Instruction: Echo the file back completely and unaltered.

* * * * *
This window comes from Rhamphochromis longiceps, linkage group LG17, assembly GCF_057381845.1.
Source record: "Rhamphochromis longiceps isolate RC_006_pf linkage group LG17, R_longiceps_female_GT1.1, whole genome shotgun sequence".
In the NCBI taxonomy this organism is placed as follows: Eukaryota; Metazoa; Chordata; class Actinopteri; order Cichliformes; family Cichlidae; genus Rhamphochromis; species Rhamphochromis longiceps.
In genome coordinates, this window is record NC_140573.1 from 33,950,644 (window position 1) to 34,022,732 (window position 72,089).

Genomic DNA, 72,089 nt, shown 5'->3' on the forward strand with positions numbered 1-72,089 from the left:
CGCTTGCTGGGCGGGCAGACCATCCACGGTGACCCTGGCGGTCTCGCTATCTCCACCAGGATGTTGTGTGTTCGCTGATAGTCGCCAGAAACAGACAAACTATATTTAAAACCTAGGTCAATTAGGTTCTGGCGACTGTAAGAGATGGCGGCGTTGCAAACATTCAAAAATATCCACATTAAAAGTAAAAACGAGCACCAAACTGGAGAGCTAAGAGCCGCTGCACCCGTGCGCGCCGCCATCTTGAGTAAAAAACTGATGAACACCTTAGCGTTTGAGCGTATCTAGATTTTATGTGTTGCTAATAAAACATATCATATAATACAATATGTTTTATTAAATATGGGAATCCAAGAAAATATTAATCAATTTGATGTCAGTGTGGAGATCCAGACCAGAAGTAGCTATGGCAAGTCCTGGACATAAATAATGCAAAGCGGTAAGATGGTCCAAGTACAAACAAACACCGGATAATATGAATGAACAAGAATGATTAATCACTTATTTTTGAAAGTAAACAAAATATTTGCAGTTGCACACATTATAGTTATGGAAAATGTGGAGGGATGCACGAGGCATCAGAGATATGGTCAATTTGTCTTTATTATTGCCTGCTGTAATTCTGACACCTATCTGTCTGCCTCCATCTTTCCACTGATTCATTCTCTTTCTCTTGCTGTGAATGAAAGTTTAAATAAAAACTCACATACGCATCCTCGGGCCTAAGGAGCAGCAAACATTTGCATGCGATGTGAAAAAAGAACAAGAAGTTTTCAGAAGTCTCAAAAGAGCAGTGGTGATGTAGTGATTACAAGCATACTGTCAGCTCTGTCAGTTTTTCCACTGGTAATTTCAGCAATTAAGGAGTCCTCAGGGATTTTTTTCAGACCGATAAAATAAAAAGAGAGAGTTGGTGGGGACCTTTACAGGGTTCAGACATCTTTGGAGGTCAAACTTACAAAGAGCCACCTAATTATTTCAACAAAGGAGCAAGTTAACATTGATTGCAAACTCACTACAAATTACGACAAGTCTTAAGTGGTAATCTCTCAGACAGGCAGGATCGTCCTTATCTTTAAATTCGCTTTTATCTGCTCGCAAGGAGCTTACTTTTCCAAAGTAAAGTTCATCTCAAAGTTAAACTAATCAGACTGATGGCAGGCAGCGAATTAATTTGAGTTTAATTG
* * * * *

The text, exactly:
This window comes from Rhamphochromis longiceps, linkage group LG17, assembly GCF_057381845.1.
Source record: "Rhamphochromis longiceps isolate RC_006_pf linkage group LG17, R_longiceps_female_GT1.1, whole genome shotgun sequence".
In the NCBI taxonomy this organism is placed as follows: Eukaryota; Metazoa; Chordata; class Actinopteri; order Cichliformes; family Cichlidae; genus Rhamphochromis; species Rhamphochromis longiceps.
In genome coordinates, this window is record NC_140573.1 from 33,950,644 (window position 1) to 34,022,732 (window position 72,089).

Genomic DNA, 72,089 nt, shown 5'->3' on the forward strand with positions numbered 1-72,089 from the left:
CGCTTGCTGGGCGGGCAGACCATCCACGGTGACCCTGGCGGTCTCGCTATCTCCACCAGGATGTTGTGTGTTCGCTGATAGTCGCCAGAAACAGACAAACTATATTTAAAACCTAGGTCAATTAGGTTCTGGCGACTGTAAGAGATGGCGGCGTTGCAAACATTCAAAAATATCCACATTAAAAGTAAAAACGAGCACCAAACTGGAGAGCTAAGAGCCGCTGCACCCGTGCGCGCCGCCATCTTGAGTAAAAAACTGATGAACACCTTAGCGTTTGAGCGTATCTAGATTTTATGTGTTGCTAATAAAACATATCATATAATACAATATGTTTTATTAAATATGGGAATCCAAGAAAATATTAATCAATTTGATGTCAGTGTGGAGATCCAGACCAGAAGTAGCTATGGCAAGTCCTGGACATAAATAATGCAAAGCGGTAAGATGGTCCAAGTACAAACAAACACCGGATAATATGAATGAACAAGAATGATTAATCACTTATTTTTGAAAGTAAACAAAATATTTGCAGTTGCACACATTATAGTTATGGAAAATGTGGAGGGATGCACGAGGCATCAGAGATATGGTCAATTTGTCTTTATTATTGCCTGCTGTAATTCTGACACCTATCTGTCTGCCTCCATCTTTCCACTGATTCATTCTCTTTCTCTTGCTGTGAATGAAAGTTTAAATAAAAACTCACATACGCATCCTCGGGCCTAAGGAGCAGCAAACATTTGCATGCGATGTGAAAAAAGAACAAGAAGTTTTCAGAAGTCTCAAAAGAGCAGTGGTGATGTAGTGATTACAAGCATACTGTCAGCTCTGTCAGTTTTTCCACTGGTAATTTCAGCAATTAAGGAGTCCTCAGGGATTTTTTTCAGACCGATAAAATAAAAAGAGAGAGTTGGTGGGGACCTTTACAGGGTTCAGACATCTTTGGAGGTCAAACTTACAAAGAGCCACCTAATTATTTCAACAAAGGAGCAAGTTAACATTGATTGCAAACTCACTACAAATTACGACAAGTCTTAAGTGGTAATCTCTCAGACAGGCAGGATCGTCCTTATCTTTAAATTCGCTTTTATCTGCTCGCAAGGAGCTTACTTTTCCAAAGTAAAGTTCATCTCAAAGTTAAACTAATCAGACTGATGGCAGGCAGCGAATTAATTTGAGTTTAATTG